I often get asked the age-old question (by men) of “Who are the best entrepreneurs, men or women?” Women already believe they know the answer, so they never ask. I always try the diplomatic answer of “It depends”, but that doesn’t satisfy anybody.
First, here are a few facts to set the stage. Only one in four companies in the USA today are run by women, but the number of female-owned firms is growing twice as fast as all businesses. Overall, female-run businesses grow slower, so create fewer jobs.
You can find lots of research facts on this subject, with much hedging on meaning. An SBA research study a while back is typical in concluding that gender is not a factor in new venture performance. Yet this study and others identify significant differences between the sexes in the approach and rationale for running ventures:
- Women start companies to better balance their work and family lives. Wealth is not their primary focus, so most remain smaller. But there are exceptions, like Martha Stewart (Omnimedia), Ruth Furtel (Ruth’s Chris Steakhouse), and Lillian Vernon, which make big money.
- Male owners are more likely to start a business to make money. They also spend more time on their new ventures, have higher expectations for their business, and do more research to identify business opportunities. Sometimes this works, and sometimes it doesn’t.
- Female-owned companies tend to offer family-friendly benefits. These include such perks as job sharing, parental leave and telecommuting. They argue that their more worker-friendly policies boost morale and lead to less turnover, less absenteeism and higher productivity.
- Male entrepreneurs seek investors much more often than women. Many feel this is due to a male affinity for technologically intensive businesses, and businesses that have a broad geographical customer base. Female entrepreneurs and their advocates say some women want financing, but can’t readily get it because of discrimination by banks and venture capitalists.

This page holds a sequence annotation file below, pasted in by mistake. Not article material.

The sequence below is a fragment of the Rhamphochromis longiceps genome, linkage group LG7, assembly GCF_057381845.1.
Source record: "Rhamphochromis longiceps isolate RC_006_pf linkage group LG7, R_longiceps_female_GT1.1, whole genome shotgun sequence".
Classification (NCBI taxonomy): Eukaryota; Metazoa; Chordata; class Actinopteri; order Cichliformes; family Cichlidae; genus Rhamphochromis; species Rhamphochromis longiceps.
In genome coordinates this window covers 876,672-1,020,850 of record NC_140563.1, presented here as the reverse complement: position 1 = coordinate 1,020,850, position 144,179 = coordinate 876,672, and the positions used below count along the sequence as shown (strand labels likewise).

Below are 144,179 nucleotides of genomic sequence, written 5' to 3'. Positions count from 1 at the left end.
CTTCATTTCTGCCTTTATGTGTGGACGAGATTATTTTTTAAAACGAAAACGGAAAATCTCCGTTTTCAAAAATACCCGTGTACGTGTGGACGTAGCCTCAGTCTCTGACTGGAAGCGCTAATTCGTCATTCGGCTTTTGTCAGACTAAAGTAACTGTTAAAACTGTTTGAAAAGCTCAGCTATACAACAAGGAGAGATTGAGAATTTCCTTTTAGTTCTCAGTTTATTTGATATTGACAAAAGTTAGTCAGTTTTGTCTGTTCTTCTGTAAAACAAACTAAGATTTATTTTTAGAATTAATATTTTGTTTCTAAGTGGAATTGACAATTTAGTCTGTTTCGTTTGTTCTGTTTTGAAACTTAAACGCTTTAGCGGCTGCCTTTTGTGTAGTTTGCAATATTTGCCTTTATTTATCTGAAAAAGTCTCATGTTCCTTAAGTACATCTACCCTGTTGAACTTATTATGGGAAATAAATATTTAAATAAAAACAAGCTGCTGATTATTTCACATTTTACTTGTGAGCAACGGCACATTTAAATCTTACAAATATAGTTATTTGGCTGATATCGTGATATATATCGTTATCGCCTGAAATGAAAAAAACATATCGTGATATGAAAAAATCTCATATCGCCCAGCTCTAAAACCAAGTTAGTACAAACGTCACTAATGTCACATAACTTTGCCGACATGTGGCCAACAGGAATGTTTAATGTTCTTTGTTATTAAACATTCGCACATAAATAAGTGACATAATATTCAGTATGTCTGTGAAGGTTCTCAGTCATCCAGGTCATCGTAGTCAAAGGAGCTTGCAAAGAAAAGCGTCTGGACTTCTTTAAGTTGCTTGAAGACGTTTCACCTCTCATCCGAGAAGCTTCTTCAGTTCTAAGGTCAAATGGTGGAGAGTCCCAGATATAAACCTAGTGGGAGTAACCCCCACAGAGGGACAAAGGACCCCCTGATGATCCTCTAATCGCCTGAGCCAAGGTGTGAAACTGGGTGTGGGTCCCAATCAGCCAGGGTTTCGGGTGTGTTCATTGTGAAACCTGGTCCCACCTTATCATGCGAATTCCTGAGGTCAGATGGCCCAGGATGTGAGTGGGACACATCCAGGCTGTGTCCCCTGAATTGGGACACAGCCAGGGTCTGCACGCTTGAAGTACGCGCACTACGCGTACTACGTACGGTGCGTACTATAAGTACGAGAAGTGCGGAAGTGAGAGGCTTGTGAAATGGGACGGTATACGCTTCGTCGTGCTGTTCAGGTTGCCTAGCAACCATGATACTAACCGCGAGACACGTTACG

- Female owners are more likely to have positive revenues. They prefer lower risk opportunities, and are willing to settle for lower returns. Some women feel that pushing profits is “not polite.” More women entrepreneurs are single person businesses, while men tend to have more employees.
- Men have more business experience prior to opening the business. For most male entrepreneurs, business is their whole life, and has been since adolescence. Women often change their focus from business to marriage and family, then to entrepreneurship. Managing a family may have more synergy to a new business than a corporate role.
- Women have more difficulty delegating tasks. They are used to doing everything themselves and thus sometimes will spread themselves too thin trying to keep up their business and do their housework at the same time. A man might hire a housekeeper without guilt. Guilt seems to be a woman’s nemesis!
So which gender really makes the best entrepreneur? From these few highlights, it’s obvious that men and women do speak different languages, and neither is all right or all wrong. By current numbers it’s still a man’s world, but women entrepreneurs are lining up at double the male rate. Thus, in the longer run, I wouldn’t count the women out of this race. I like their style. What do you think?